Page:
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Bateman Park

More details pending.

Details

  • Sites:Indigenous Sites & Information,Forests, Woodland & Bushland
  • Feature:Picnic Table,Jetty,Dogs Allowed - Yes,2WD Access - Yes
  • Activity:Fishing

Description

Situated within Bull Creek (Canning River), Bateman Park is dense with river gums and melaleucas. This vegetation supports significant flora and fauna species. Equally the Bull Creek estuary environment provides important sheltered habitat for fish, sea birds and dolphins.

The Bull Creek area is known as Gabbiljee in Noongar, which means watery place at the end of the river. To Whadjuk Noongars this area was of considerable importance during the summer months as the Gabbiljee provided large amounts of food compared to surrounding drier areas along the coastal plain.

Bateman Park is popular for bush walking, bird watching and fishing.

Look out for the wooden interpretation facility near the jetty to learn more about the history of this area.

This site is managed by the City of Melville where you can find more information.

Kaalitj – ngort Koondaam, Bateman Park

Looping around Bateman Park is the virtual trail Kaalitj – ngort Koondaam (meaning Dragonfly Dreaming in Noongar). This trail was named in recognition of the Brentwood Living Stream project, after Whadjuk Elders were overwhelmed with blue dragonflies on their first visit to the site.

Download the Geotourist App to join us on a river journey to learn more about the significance of the Djarlgarro Beeliar (Canning River) to the Whadjuk Noongar people, and its surrounding area known as Gabbiljee, "the watery place at the end of the river".

Running along the Bull Creek tributary at Bateman Park in Brentwood is a River Journey, which showcases the cultural heritage and natural values of this area. To Whadjuk people the Djarlgarro Beeliar and Gabbiljee are a source of life.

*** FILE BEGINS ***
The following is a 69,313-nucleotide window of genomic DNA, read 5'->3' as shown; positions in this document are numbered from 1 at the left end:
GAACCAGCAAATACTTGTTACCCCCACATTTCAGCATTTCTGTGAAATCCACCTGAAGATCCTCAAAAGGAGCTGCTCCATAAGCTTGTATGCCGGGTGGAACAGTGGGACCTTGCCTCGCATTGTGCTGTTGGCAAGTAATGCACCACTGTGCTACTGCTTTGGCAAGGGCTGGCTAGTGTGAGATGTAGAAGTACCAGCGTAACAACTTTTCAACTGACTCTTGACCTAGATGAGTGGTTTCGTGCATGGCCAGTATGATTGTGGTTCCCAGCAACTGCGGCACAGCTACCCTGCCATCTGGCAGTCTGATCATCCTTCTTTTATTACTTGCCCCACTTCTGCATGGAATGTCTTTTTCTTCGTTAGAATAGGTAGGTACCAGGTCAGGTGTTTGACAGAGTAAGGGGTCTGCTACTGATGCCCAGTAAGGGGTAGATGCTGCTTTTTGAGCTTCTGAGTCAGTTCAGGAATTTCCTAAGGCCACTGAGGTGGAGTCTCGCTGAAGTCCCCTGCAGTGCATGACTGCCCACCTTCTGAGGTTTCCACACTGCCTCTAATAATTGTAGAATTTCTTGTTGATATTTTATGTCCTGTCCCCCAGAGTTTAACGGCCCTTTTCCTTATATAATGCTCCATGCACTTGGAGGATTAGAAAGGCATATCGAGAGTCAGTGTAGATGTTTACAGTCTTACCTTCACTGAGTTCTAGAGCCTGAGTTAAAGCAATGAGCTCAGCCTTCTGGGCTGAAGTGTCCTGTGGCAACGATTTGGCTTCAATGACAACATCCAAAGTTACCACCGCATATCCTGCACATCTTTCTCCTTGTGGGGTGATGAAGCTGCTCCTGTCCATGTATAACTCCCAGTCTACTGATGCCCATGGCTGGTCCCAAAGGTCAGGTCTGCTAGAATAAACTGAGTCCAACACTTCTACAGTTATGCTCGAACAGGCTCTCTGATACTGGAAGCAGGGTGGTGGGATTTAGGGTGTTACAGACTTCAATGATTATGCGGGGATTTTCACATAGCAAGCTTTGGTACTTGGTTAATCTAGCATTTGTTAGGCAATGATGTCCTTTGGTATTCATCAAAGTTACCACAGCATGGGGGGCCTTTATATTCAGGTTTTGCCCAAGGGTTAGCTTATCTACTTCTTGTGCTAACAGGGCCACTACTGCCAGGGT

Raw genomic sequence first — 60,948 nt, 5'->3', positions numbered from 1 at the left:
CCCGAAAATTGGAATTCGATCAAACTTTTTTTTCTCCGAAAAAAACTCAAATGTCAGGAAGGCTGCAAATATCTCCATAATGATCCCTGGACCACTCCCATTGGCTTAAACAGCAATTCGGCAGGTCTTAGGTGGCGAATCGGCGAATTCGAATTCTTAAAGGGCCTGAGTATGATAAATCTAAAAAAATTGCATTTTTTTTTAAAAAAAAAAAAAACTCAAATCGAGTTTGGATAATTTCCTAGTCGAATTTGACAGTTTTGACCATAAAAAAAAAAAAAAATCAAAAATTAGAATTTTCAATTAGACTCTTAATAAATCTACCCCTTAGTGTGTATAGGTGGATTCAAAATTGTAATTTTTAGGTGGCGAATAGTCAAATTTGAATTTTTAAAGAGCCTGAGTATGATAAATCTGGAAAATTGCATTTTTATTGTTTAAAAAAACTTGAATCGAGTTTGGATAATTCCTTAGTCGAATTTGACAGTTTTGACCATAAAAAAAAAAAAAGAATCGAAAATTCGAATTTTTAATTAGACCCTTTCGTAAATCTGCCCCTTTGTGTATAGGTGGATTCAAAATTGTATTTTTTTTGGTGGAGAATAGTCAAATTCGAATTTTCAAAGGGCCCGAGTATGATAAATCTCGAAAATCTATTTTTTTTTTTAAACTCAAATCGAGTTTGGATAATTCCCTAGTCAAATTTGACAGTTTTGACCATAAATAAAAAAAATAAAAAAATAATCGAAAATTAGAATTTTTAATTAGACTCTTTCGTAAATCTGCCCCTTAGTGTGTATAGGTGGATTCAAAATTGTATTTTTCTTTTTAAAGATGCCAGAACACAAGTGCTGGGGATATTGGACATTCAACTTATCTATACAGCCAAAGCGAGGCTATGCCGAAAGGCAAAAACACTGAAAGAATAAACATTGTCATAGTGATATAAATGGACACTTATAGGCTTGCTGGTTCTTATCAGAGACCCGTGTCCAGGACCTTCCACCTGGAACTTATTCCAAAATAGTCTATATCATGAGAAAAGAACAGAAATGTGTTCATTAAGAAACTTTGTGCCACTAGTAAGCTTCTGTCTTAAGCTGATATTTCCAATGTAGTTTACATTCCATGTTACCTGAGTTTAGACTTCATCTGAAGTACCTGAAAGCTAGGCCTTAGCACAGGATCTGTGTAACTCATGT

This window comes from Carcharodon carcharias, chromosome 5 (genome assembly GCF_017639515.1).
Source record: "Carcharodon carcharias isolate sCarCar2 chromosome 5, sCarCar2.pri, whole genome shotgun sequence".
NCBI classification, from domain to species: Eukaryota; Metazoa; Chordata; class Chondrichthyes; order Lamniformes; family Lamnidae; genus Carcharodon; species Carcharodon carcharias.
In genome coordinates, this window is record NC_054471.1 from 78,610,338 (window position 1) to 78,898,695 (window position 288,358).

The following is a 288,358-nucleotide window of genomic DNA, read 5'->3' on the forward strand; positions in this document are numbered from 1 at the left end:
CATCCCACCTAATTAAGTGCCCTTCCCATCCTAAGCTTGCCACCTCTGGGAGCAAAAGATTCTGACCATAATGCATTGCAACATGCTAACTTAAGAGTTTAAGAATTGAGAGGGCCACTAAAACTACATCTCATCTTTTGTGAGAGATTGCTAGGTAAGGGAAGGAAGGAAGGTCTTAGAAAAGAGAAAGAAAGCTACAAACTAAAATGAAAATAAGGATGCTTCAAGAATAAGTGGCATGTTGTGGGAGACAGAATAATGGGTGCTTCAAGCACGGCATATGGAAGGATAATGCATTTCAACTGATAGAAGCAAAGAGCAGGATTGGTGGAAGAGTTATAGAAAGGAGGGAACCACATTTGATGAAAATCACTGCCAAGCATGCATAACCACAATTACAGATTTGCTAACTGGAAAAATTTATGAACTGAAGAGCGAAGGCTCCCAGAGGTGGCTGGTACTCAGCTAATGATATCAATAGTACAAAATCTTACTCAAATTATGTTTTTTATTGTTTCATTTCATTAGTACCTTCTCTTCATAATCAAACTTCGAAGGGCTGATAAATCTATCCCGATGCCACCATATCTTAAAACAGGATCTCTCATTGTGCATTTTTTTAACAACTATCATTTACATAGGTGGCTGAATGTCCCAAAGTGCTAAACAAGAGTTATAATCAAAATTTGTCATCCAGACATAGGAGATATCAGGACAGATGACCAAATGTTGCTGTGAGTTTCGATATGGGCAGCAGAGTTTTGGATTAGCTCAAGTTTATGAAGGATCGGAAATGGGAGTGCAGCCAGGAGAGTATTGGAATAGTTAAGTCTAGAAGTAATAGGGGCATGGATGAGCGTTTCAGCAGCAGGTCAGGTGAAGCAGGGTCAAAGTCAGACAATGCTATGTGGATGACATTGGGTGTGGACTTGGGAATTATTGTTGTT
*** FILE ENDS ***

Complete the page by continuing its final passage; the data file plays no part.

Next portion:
Listen to the audio stories, below, shared by Whadjuk Elder Marie Taylor about this part of the river.

Welcome to Country

Listen to Whadjuk Elder Marie Taylor welcome you to country, the land of the Whadjuk people. To the Whadjuk Noongar people this area is known as Djalgarro Beeliar.

Djalgarro River birthing site

Listen to Whadjuk Elder Marie Taylor talk about the significance of the Djalgarro Beeliar to Noongars, once being a birthing site for Noongar women.

Fishing for mullet

Marie Taylor, Whadjuk Elder, explains how Noongars used to fish for mullet in the Canning River, using a little help from the Kwilana, the dolphin.

Healing

One of the most important aspects of the Djalgarro River is its place of healing. Listen to Marie Taylor, Whadjuk Elder, talk about what it means to heal and how it cleanses ones soul.

Language

Listen to Whadjuk Elder Marie Taylor talk about Noongar language and how it still survives today.

Living Stream Project

Whadjuk Elder Marie Taylor discuss the significance of the Living Stream Project at Brentwood, and how the project got its name ‘Kaalitj – ngort Koondaam’ Dragonfly Dreaming.

Men and Women business

Listen to Marie Taylor, Whadjuk Elder, talk about the significance of sacred lores of the past, where men and women’s business took place.

The Sheoak Tree

Hear Marie Taylor, Whadjuk Elder, talk about the significance of the Kulli, or the Sheoak, to the Noongar people, and why you should never cut the Kulli down.

River mapping walking

Whadjuk Elder Marie Taylor discusses the art of teaching while walking, and why it’s important that children are taught how the land is mapped out.

Seasons

Noongars have six seasons, which are two months at a time. Listen to Whadjuk Elder Marie Taylor talk about how Noongars know when the season changes and why this is so important.

Waagle

Listen to Whadjuk Elder Marie Taylor talk about the creation of the Djalgarro Beeliar, the Canning River.

Yagan and Whadjuk families

Listen to Whadjuk Elder Marie Taylor discuss the significance of family and land, and how Yagan and his father Midgegooroo, fought for their land.

This information was provided by the Department of Biodiversity, Conservation and Attractions: dpaw.wa.gov.au

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